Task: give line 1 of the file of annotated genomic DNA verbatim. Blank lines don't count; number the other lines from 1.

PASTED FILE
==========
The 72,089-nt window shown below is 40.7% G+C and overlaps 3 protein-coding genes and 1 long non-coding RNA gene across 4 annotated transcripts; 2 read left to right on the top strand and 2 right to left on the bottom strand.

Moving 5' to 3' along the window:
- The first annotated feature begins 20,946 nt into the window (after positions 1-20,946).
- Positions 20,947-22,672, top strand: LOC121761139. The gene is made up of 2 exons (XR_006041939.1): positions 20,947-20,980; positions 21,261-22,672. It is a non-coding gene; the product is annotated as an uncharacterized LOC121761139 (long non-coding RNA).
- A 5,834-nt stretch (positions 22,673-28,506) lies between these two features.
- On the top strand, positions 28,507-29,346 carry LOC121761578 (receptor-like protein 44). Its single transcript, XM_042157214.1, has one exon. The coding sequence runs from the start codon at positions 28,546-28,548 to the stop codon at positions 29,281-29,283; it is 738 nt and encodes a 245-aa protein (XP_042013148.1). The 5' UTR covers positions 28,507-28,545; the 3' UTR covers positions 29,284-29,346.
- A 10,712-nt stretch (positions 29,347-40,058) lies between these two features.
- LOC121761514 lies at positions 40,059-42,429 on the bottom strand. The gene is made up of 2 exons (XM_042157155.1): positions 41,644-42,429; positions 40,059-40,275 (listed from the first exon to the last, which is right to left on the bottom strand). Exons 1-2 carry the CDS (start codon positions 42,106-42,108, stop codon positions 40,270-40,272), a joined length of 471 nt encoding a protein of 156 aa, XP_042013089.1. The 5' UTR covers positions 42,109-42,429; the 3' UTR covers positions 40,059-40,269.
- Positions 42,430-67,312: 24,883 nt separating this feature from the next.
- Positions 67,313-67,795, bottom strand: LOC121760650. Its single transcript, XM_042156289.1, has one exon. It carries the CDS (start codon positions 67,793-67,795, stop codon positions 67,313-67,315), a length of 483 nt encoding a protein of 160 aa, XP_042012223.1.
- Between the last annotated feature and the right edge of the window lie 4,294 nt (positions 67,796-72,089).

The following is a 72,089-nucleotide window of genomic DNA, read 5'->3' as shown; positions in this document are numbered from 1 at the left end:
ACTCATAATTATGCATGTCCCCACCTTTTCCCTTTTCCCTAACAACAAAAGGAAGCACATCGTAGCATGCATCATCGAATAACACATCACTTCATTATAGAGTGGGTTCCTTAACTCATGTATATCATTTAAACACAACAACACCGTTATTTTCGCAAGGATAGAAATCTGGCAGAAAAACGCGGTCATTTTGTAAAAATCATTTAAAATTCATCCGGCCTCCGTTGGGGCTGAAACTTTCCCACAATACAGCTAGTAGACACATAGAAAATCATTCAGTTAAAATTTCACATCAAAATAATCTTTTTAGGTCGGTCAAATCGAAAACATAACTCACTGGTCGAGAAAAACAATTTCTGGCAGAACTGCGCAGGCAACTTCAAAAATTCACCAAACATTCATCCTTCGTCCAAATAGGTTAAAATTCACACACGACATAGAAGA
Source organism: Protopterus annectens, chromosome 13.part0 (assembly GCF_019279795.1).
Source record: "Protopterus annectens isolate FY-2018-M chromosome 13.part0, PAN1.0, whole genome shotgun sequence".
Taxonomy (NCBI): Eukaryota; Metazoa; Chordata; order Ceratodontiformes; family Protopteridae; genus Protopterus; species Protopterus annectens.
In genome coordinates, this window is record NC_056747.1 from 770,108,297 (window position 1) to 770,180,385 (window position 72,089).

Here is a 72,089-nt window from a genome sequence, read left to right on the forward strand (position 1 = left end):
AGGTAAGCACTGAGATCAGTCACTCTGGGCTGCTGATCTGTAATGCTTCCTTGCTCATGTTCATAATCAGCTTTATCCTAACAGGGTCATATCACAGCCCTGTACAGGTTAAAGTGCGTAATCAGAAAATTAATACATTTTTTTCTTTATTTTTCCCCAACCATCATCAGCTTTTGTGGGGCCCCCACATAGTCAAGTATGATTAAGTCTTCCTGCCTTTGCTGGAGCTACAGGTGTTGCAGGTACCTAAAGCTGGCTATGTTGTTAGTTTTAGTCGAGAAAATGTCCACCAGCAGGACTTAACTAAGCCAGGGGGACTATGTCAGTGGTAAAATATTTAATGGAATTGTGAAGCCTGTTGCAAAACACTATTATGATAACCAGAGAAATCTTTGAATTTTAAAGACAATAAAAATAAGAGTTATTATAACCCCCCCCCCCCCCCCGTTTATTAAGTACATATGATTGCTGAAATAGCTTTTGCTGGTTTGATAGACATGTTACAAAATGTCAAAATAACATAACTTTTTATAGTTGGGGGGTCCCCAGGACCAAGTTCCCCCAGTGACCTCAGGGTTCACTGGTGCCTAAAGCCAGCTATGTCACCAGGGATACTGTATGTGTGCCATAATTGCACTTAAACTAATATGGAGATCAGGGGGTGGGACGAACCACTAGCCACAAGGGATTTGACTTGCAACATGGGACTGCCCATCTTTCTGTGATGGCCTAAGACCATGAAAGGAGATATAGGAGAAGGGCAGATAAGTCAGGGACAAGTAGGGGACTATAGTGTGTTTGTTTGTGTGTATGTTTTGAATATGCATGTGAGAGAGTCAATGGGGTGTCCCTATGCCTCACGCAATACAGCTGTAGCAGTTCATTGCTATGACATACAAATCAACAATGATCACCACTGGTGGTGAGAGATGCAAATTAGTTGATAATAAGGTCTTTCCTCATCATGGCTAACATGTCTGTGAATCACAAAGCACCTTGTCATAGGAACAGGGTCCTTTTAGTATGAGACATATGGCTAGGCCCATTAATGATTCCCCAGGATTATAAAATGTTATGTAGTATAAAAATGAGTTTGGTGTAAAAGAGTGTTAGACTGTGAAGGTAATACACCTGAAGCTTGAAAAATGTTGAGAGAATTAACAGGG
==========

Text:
The 72,089-nt window shown below is 40.7% G+C and overlaps 3 protein-coding genes and 1 long non-coding RNA gene across 4 annotated transcripts; 2 read left to right on the top strand and 2 right to left on the bottom strand.